by Tileni Mongudhi and Mathias Haufiku
THE ruling party’s disciplinary committee (DC) says it cannot take action against Dr Panduleni Itula for breaking traditional party norms, unless party members lodge a complaint.
While the party’s campaign trail has seemingly been distracted by Itula, many have called on the party to discipline him for challenging the party’s presidential candidate Hage Geingob at the upcoming polls as an independent candidate.
“The committee cannot be the referee and player at the same time. But it seems party members do not understand the modus operandi of this committee, as many expect them to take action on any matter that is seen as being against the values of the party’s constitution,” said a senior official at the party’s headquarters.
The Mathias Kashindi-led committee says its hands are tied as far as dealing with dissenting party members is concerned because no case has been brought before them.
“If you apply the rules of natural justice, the committee cannot be the initiator. It only plays a role when it comes to presiding over matters brought before the committee. Hence, there is currently no matter brought before the committee to preside and decide on,” Kashindi told The Namibian yesterday.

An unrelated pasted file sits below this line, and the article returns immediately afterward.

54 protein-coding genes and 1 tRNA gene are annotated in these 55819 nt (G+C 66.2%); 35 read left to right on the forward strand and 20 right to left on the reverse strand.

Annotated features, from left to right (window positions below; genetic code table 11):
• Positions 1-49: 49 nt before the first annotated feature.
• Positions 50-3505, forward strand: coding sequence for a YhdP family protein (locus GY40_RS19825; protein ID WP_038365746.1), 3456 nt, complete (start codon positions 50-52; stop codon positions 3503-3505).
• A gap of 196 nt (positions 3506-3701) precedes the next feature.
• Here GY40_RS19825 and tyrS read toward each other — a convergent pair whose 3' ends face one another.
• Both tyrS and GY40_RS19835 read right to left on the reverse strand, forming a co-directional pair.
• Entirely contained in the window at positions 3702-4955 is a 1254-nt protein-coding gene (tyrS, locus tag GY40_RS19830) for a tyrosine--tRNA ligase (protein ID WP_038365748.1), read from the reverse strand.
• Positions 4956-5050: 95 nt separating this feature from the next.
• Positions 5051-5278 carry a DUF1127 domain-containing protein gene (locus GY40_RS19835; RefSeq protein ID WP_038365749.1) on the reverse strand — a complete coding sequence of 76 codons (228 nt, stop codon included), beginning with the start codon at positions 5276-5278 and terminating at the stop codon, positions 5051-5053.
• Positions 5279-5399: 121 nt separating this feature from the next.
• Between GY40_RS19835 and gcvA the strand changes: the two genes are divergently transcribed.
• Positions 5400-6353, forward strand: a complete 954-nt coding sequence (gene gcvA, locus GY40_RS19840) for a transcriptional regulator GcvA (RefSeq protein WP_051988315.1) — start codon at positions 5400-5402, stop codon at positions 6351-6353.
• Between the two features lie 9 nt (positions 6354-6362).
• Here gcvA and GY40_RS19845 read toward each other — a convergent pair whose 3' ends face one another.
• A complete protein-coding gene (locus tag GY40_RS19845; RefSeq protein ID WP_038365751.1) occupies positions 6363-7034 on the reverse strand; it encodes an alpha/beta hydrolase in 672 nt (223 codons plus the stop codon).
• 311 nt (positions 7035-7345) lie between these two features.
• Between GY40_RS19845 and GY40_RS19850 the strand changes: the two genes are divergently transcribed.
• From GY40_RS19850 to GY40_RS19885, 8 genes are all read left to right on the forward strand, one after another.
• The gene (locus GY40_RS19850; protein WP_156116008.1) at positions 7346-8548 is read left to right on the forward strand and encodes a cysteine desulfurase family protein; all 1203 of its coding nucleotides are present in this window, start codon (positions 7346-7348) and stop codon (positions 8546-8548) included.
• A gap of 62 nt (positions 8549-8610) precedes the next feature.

The committee is composed of legal brains in the form of chairperson Kashindi, deputy chairperson Yvonne Dausab, Ludwina Shapwa, Elias Manga, Johanna Kandjimi and Joshua Kaumbi.
The party is now ruing its decision not to discuss the proposed amendments to its constitution at the 2012 congress. At present, the party’s constitution is silent on independent candidates.
Senior figures at the time proposed amendments that would enable the party to expel members who run as independent candidates, and those who form associations that directly challenge the party.
It comes as a surprise to many that the party’s leadership opted to issue a press release condemning Itula for contesting against Geingob, without reporting the case to the disciplinary committee to look into the matter.
Read more: https://bit.ly/2oXk1hl
*This article was first published on 31 October 2019